April 5, 2004
It’s hard to recall a moment when journalistic custom figured quite so prominently, and was exploited so cunningly, in political intrigue. We now have two high-stakes Beltway controversies that hinge in critical respects on the confidentiality a journalist promises to a source. Taken together they expose the way that this practice, which can shield the innocent so they can speak the truth without fear, has been twisted into a contrivance that turns journalists into political lackeys.
First, the Robert Novak affair. Bush administration officials, angered by public disclosures by ex-career diplomat Joseph Wilson that challenged the president’s story of Iraq’s pre-war arms ambitions, privately told columnist Novak that Wilson’s wife is a U.S. spy.
Although identifying a spy is illegal, the two officials who exposed Valerie Plame are safe from being named by Novak. He’s an administration soul-mate, and besides, he believes himself honor-bound to keep his source secret. So Justice Department investigators looking into this security breach must do without the assistance of the one person who unquestionably knows the names of the breachers.
Here, the administration’s heavy-handed response to a critic depends on a reporter standing firm in defense of journalist-source confidentiality.
The second situation is the polar opposite. Richard Clarke, the former anti-terrorism chief, electrified the country and shocked the administration by pummeling the Bush team for supposedly ignoring warnings in the months leading up to Sept. 11, 2001.
Clarke’s testimony before the 9/11 commission was, however, a different story from the one he told when he was working for the White House. In an August 2002 briefing to selected reporters he had forcefully defended the Bush team’s anti-terrorism record. The inconsistency might help undermine Clarke’s credibility.
Problem. Clarke had given his 2002 briefing on a “background” basis. That’s a device to enable officials to get their version of things into circulation without being linked to it. Journalists could report what Clarke told them, but they were forbidden to name him as its source.
Normally, anyway. In this case, Fox News reporter Jim Angle had recorded that briefing, and now asked the White House if it would waive that confidentiality agreement and permit him to identify Clarke as the briefing official. The White House, eager to discredit Clarke, said sure.
But the notion that the White House might be entitled to rescind the confidentiality deal — and expose Clarke — is nuts, as Brian Montopoli noted in a thoughtful analysis for the Columbia Journalism Review online. The White House couldn’t void the deal because it wasn’t a party to it. Clarke was.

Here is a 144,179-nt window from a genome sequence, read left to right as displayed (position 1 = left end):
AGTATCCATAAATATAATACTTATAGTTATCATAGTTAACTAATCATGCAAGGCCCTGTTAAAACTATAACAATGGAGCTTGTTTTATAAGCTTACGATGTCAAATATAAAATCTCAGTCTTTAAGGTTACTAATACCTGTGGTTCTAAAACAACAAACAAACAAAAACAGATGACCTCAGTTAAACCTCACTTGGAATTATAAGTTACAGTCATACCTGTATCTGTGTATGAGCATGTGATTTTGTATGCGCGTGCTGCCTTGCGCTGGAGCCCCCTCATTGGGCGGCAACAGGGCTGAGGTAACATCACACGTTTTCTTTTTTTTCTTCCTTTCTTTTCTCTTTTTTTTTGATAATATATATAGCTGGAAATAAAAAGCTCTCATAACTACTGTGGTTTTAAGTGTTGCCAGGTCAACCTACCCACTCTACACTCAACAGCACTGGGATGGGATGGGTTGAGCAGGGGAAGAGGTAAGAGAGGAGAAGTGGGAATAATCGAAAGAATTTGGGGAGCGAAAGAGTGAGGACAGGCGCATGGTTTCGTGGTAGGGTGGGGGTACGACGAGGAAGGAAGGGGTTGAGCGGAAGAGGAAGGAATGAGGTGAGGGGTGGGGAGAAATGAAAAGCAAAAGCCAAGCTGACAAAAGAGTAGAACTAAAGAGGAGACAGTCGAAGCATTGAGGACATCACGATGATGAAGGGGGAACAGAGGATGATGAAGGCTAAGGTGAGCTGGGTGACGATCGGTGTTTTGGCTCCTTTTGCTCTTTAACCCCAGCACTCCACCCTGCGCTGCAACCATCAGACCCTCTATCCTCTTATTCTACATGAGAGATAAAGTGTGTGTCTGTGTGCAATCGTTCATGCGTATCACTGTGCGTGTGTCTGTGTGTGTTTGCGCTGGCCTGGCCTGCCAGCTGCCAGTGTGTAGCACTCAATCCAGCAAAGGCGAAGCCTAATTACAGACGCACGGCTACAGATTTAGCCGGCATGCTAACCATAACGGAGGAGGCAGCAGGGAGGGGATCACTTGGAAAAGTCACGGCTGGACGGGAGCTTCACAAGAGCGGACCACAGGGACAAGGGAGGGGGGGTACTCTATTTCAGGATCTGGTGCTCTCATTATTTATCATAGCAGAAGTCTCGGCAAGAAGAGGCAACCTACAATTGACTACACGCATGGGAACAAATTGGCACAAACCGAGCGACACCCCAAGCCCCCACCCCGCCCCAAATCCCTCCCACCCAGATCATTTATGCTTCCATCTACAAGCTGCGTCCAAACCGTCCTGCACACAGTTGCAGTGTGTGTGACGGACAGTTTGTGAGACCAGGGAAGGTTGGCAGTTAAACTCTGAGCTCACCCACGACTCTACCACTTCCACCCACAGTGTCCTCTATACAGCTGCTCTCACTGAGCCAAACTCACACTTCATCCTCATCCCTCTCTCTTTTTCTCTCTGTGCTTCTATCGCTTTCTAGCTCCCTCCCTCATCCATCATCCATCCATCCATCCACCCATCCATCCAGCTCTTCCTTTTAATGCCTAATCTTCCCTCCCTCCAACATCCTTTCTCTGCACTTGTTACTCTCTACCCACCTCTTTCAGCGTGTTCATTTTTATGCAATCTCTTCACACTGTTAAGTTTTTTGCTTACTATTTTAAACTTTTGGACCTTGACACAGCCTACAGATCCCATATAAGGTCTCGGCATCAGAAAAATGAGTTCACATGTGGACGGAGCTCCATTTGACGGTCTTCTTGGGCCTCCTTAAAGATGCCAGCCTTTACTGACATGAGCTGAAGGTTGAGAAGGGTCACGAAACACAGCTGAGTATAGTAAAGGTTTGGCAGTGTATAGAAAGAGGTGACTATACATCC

Empowering the White House to waive confidentiality would be like telling a company that was the target of a whistle-blower’s anonymous leaks that it could release a reporter from his or her promise to protect the whistle-blower.
Besides, as long as the White House is overriding Clarke’s anonymity, it might as well do the same with the flunkies who broke the law by naming Valerie Plame as a spy. Just tell Novak the agreement is null and void. Then he’d be free to identify the officials who compromised national security.
If it isn’t careful the administration will stumble on its own illogic when it comes to abusing anonymity agreements.
But that’s the trouble, really. Confidentiality deals have become nothing more than an information management tool for insiders.
Sure, from time to time they open a channel through which honest, frightened whistleblowers can disclose information of public importance, assured that the reporters they’re confiding in will protect them from exposure.
But such heroism is rare. Far more often confidentiality is a routine device to enable bureaucratic concealment and enhance public confusion. Hence, we swallow “Washington believes,” or “the Congressional leadership is convinced,” or “defense officials insist,” or “a senior administration official said,” or any number of absurd usages that hide more than they reveal about the fractured realities out of which policy flows.
Meanwhile officialdom stays hunkered down, miles away from its own words, while reporters test the waters, float the trial balloons and fire the warning shots.
And whistle-blowers? The crowning irony is that the current cases suggest that confidentiality is more likely to serve as a way to punish them than to ensure them a voice.